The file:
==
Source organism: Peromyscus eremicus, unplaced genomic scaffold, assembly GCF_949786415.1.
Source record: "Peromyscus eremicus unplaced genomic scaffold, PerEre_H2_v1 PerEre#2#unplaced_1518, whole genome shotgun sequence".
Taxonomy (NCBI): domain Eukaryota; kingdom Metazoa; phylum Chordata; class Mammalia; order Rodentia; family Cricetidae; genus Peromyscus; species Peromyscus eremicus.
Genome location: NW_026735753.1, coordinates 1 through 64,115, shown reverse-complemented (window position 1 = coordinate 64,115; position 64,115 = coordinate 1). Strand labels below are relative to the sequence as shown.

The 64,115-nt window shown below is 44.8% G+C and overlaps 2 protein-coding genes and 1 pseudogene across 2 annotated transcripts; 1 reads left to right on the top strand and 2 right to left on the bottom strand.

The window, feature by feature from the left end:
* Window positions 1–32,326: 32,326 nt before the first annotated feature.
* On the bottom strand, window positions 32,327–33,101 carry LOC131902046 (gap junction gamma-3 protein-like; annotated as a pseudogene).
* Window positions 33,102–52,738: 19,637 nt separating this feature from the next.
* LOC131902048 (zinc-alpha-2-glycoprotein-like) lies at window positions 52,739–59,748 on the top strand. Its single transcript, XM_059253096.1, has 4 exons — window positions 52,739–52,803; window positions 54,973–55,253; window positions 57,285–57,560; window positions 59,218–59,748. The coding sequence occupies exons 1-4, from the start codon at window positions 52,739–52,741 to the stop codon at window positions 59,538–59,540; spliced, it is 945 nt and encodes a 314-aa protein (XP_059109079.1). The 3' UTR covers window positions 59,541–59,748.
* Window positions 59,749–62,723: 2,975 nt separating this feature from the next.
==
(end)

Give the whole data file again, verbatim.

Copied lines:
Source organism: Peromyscus eremicus, unplaced genomic scaffold, assembly GCF_949786415.1.
Source record: "Peromyscus eremicus unplaced genomic scaffold, PerEre_H2_v1 PerEre#2#unplaced_1518, whole genome shotgun sequence".
Taxonomy (NCBI): domain Eukaryota; kingdom Metazoa; phylum Chordata; class Mammalia; order Rodentia; family Cricetidae; genus Peromyscus; species Peromyscus eremicus.
Genome location: NW_026735753.1, coordinates 1 through 64,115, shown reverse-complemented (window position 1 = coordinate 64,115; position 64,115 = coordinate 1). Strand labels below are relative to the sequence as shown.

The 64,115-nt window shown below is 44.8% G+C and overlaps 2 protein-coding genes and 1 pseudogene across 2 annotated transcripts; 1 reads left to right on the top strand and 2 right to left on the bottom strand.

The window, feature by feature from the left end:
* Window positions 1–32,326: 32,326 nt before the first annotated feature.
* On the bottom strand, window positions 32,327–33,101 carry LOC131902046 (gap junction gamma-3 protein-like; annotated as a pseudogene).
* Window positions 33,102–52,738: 19,637 nt separating this feature from the next.
* LOC131902048 (zinc-alpha-2-glycoprotein-like) lies at window positions 52,739–59,748 on the top strand. Its single transcript, XM_059253096.1, has 4 exons — window positions 52,739–52,803; window positions 54,973–55,253; window positions 57,285–57,560; window positions 59,218–59,748. The coding sequence occupies exons 1-4, from the start codon at window positions 52,739–52,741 to the stop codon at window positions 59,538–59,540; spliced, it is 945 nt and encodes a 314-aa protein (XP_059109079.1). The 3' UTR covers window positions 59,541–59,748.
* Window positions 59,749–62,723: 2,975 nt separating this feature from the next.